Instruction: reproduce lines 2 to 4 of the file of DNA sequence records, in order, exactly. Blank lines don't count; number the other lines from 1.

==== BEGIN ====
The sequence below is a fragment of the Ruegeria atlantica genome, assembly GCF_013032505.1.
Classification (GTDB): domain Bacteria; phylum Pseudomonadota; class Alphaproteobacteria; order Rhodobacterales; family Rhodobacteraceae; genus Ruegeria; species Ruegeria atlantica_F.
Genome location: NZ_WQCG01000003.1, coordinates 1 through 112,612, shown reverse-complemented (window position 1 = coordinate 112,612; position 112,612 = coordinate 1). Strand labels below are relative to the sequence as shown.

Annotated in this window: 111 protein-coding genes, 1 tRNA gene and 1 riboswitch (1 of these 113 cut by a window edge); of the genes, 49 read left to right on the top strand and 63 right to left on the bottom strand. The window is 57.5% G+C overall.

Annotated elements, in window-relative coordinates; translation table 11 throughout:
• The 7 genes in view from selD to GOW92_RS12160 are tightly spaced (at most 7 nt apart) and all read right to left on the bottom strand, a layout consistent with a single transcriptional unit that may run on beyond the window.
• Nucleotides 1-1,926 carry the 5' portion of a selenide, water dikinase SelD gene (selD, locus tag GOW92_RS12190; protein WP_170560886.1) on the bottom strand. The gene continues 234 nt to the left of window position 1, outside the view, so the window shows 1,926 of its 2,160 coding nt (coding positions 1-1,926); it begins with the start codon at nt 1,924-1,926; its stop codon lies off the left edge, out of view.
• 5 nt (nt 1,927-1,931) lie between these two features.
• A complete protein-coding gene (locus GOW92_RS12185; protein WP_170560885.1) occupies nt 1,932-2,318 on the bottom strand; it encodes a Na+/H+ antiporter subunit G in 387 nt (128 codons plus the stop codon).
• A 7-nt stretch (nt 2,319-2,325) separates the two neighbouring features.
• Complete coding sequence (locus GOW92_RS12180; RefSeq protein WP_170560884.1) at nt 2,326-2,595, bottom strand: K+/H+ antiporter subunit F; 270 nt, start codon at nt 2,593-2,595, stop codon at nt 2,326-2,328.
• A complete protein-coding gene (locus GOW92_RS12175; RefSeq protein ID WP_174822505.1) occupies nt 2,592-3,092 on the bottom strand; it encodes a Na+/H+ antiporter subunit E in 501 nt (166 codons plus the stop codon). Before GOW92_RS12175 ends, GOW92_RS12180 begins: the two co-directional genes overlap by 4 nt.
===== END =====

Classification (GTDB): domain Bacteria; phylum Pseudomonadota; class Alphaproteobacteria; order Rhodobacterales; family Rhodobacteraceae; genus Ruegeria; species Ruegeria atlantica_F.
Genome location: NZ_WQCG01000003.1, coordinates 1 through 112,612, shown reverse-complemented (window position 1 = coordinate 112,612; position 112,612 = coordinate 1). Strand labels below are relative to the sequence as shown.

Annotated in this window: 111 protein-coding genes, 1 tRNA gene and 1 riboswitch (1 of these 113 cut by a window edge); of the genes, 49 read left to right on the top strand and 63 right to left on the bottom strand. The window is 57.5% G+C overall.